Scott Grills, editor. Doing Ethnographic Research: Fieldwork Settings. Thousand Oaks, CA: Sage, 1998, 256 pp. $21.95 paper.

Scott Grills, a noted field researcher in the area of radical political parties in Canada, has put together an exciting collection of papers dealing specifically with a question asked of field researchers, “What are some of the key research problems in my field site and how have they been managed?” The book, and the topic under consideration, developed from the various Qualitative Research Conferences held at major Canadian universities since 1984. Though not a collection of papers from them, the conferences nevertheless served as the point of initiation for an intriguing collection of works by a diverse collection of ethnographers, all intellectually concerned with different subject matters. Contributors include noted field researchers such as Kathy Charmaz, Robert Prus, William Shaffir, and Scott Grills himself.

According to Grills, this edited volume has two primary goals. The first is to introduce the novice ethnographer to the trade, and maybe most importantly, to alert her to the various problems and varied experiences that she will encounter while there. The second goal is, to quote Grills, to create an edited volume that would appeal to us who enjoy teaching field methods courses. By inviting something of an ethnography of ethnography, the behind-the-scenes accounts offered provide some unique glimpses into the work of ethnography and accompanying theoretical concerns (p. vi)

In order to meet the two stated goals of the text, the editor organizes the volume into four primary sections: Pursuing Intimate Familiarity and the Problem of Membership; Issues in Methodological Practice; Ethics, Intervention, and Emotionality; and Ethnographic Text and Ethnographic voice. For the purpose of review, essays from three chapters will be discussed, with a final discussion of the text as a whole to follow, showing both its contributions and its few failures.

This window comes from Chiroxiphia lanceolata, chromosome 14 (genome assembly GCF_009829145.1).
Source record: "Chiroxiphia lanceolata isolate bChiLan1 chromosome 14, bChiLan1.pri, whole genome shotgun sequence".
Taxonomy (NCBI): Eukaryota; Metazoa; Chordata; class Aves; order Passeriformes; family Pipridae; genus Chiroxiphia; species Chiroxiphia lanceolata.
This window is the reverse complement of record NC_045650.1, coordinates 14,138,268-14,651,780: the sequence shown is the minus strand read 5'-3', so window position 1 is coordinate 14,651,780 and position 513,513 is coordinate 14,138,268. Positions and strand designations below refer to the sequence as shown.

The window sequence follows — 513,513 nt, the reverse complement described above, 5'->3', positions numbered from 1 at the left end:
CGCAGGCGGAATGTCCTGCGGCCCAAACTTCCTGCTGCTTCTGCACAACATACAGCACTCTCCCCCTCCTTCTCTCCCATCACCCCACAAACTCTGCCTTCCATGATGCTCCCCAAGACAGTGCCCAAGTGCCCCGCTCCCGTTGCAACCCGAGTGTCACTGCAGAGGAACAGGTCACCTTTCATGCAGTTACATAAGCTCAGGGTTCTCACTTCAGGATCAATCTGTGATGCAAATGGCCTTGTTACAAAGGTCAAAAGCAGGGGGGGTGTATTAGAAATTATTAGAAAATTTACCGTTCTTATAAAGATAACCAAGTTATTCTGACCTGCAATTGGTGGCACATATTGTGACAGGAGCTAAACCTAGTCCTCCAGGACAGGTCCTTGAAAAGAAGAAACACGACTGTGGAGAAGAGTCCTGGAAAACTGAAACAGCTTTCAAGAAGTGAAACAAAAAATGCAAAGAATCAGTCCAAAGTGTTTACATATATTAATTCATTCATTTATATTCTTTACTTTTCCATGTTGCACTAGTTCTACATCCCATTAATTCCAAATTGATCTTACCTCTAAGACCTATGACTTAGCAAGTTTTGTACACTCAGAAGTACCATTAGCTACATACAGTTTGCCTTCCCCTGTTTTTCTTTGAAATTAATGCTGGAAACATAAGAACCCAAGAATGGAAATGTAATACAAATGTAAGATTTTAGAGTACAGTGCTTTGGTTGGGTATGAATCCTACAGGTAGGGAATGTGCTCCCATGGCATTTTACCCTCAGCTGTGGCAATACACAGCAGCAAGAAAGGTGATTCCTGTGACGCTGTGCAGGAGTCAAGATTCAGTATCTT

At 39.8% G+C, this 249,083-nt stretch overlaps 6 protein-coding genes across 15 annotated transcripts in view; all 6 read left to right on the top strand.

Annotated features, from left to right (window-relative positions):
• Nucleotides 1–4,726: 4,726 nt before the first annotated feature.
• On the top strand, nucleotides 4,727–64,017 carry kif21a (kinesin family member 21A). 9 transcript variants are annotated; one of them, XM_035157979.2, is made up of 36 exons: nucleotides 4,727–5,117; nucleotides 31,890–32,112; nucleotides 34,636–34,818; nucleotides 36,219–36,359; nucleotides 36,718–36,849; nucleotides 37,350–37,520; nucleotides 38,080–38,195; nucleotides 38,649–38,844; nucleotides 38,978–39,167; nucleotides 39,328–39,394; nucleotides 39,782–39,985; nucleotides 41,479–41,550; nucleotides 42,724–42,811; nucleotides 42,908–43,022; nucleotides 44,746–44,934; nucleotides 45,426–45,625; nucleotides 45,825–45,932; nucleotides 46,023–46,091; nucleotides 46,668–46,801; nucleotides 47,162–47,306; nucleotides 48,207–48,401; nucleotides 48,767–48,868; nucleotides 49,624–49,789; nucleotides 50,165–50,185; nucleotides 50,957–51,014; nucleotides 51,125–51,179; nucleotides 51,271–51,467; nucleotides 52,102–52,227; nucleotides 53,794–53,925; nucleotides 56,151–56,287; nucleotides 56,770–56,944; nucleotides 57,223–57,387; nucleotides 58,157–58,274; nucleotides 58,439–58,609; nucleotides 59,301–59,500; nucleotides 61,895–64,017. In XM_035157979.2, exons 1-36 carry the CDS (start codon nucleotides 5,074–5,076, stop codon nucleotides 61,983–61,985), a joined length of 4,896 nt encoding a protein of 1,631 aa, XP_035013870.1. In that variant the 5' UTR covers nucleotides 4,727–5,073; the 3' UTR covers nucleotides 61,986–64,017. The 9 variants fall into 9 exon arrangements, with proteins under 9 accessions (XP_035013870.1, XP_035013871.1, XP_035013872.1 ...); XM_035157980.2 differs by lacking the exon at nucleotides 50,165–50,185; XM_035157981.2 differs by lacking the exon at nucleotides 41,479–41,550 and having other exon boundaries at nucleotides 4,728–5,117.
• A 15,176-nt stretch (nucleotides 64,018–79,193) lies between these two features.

Focusing on the problem of membership, Robert Stebbins considers the problems that those who are “outside” of a particular ethnicity or culture face gaining entry to a field site and becoming an accepted member of that local culture and the wider culture of which it is a part. Drawing from his own experience, Stebbins describes the problems faced by an anglophone performing research among the francophone community in Canada. In an intriguing section, he describes becoming part of and publishing in the academic world of French-Canadians, and the barriers he has overcome in achieving this rather elite status. The author explains very well the problems incurred in field research in another linguistic community, but the essay does present a significant problem. Primarily composed of and edited by Canadian sociologists, the collection is nevertheless an international volume and is marketed as such. Yet most sociologists, especially those from the United States, have little or no experience performing fieldwork among groups which speak a different language. While fieldwork is certainly performed in local sites in which the ethnographer is an outsider, dealing with the hurdles discussed by Stebbins is unique and very different from that experienced by most sociologists. In addition, though it has become increasingly common, sociologists, especially those involved in introductory level field research courses, do not generally have the struggles of attempting to enter into the academic circles of another culture.